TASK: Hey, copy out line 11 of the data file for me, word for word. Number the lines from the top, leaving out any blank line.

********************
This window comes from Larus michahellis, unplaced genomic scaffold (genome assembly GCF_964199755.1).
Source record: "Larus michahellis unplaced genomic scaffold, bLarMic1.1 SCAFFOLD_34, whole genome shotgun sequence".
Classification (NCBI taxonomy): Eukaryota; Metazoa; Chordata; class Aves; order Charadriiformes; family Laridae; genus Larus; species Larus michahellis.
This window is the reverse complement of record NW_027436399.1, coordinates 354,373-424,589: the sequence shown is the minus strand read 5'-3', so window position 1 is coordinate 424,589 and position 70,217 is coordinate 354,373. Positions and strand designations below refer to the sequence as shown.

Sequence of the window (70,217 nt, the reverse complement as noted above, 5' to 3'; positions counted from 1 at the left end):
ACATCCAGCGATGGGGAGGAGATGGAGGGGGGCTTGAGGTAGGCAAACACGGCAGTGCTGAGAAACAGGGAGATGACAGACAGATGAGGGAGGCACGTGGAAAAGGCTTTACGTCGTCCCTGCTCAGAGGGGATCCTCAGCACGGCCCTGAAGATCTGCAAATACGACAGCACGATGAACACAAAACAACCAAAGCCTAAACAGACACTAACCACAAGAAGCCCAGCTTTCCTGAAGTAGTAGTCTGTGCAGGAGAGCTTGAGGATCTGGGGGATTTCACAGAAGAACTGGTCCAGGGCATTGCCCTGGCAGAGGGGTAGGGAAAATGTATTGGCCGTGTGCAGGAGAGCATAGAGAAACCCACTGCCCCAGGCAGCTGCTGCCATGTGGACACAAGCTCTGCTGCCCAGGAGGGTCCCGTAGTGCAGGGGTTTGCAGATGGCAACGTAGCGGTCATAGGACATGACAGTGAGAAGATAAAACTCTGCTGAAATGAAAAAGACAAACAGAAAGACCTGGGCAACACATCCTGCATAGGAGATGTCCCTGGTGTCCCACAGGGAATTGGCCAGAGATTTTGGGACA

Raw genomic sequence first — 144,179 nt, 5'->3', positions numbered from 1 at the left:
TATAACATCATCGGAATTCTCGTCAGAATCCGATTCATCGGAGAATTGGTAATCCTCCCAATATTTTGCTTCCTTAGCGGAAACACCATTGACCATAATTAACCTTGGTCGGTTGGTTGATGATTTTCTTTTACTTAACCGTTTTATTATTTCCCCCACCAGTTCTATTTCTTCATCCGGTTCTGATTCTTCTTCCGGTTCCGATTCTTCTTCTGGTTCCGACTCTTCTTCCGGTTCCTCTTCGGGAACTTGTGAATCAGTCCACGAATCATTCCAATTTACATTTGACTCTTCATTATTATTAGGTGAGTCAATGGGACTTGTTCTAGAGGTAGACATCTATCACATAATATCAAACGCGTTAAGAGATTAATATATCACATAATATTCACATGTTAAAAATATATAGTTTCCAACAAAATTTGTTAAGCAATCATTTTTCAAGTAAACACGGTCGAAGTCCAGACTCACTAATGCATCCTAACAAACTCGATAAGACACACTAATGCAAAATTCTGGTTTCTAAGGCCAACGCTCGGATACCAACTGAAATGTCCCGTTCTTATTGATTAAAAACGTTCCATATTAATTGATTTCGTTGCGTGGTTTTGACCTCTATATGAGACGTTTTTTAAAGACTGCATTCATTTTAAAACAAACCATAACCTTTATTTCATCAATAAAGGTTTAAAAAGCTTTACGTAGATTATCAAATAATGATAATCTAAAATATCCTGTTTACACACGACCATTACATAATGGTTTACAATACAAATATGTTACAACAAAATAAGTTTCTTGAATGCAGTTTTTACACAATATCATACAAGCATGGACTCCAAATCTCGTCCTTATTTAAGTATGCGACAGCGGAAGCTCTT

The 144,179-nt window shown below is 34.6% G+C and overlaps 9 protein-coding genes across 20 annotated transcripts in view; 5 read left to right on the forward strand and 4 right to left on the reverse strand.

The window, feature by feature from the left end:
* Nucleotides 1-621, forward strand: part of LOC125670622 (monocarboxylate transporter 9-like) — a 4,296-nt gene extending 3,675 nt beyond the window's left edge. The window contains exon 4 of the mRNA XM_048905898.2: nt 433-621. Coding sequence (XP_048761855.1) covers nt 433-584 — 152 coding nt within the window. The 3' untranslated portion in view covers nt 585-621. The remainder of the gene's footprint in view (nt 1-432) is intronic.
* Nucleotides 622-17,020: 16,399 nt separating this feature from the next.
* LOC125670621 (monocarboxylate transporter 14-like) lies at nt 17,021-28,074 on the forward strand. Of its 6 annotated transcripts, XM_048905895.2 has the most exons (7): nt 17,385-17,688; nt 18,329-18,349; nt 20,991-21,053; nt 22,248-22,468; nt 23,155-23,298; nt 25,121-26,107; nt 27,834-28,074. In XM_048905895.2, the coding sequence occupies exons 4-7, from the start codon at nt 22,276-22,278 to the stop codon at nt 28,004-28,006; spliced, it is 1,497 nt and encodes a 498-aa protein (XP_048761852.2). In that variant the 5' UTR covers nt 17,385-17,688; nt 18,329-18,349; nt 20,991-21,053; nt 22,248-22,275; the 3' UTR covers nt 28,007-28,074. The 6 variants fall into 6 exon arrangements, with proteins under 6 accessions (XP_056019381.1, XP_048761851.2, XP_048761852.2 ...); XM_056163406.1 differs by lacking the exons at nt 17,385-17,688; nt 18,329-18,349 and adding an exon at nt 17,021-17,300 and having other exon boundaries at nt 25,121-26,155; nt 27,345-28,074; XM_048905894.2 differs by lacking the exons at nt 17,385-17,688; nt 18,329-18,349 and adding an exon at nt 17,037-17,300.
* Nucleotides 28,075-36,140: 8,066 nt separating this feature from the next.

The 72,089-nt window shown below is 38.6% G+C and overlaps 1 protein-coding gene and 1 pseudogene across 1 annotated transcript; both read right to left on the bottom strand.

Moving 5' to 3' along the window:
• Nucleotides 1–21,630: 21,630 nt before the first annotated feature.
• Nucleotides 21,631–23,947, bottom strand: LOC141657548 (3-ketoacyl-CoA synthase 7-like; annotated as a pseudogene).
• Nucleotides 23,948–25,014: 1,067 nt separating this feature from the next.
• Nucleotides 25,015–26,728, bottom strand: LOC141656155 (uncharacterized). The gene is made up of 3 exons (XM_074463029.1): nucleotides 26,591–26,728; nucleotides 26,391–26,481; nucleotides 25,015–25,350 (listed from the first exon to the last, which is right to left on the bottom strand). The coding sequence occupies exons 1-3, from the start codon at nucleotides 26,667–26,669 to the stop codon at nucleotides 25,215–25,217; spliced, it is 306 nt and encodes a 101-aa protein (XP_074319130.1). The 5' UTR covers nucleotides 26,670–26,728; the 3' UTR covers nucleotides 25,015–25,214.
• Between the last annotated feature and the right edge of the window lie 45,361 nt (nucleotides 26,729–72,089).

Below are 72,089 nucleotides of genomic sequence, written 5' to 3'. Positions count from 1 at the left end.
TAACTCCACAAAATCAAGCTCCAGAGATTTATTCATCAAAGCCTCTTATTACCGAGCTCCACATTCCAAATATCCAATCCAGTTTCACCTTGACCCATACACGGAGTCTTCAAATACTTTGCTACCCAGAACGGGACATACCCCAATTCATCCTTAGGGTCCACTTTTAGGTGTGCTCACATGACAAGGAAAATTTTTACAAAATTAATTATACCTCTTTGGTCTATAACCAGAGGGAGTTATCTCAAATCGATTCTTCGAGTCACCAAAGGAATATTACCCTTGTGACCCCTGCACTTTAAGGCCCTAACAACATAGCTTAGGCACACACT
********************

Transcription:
* Nucleotides 1-621, forward strand: part of LOC125670622 (monocarboxylate transporter 9-like) — a 4,296-nt gene extending 3,675 nt beyond the window's left edge. The window contains exon 4 of the mRNA XM_048905898.2: nt 433-621. Coding sequence (XP_048761855.1) covers nt 433-584 — 152 coding nt within the window. The 3' untranslated portion in view covers nt 585-621. The remainder of the gene's footprint in view (nt 1-432) is intronic.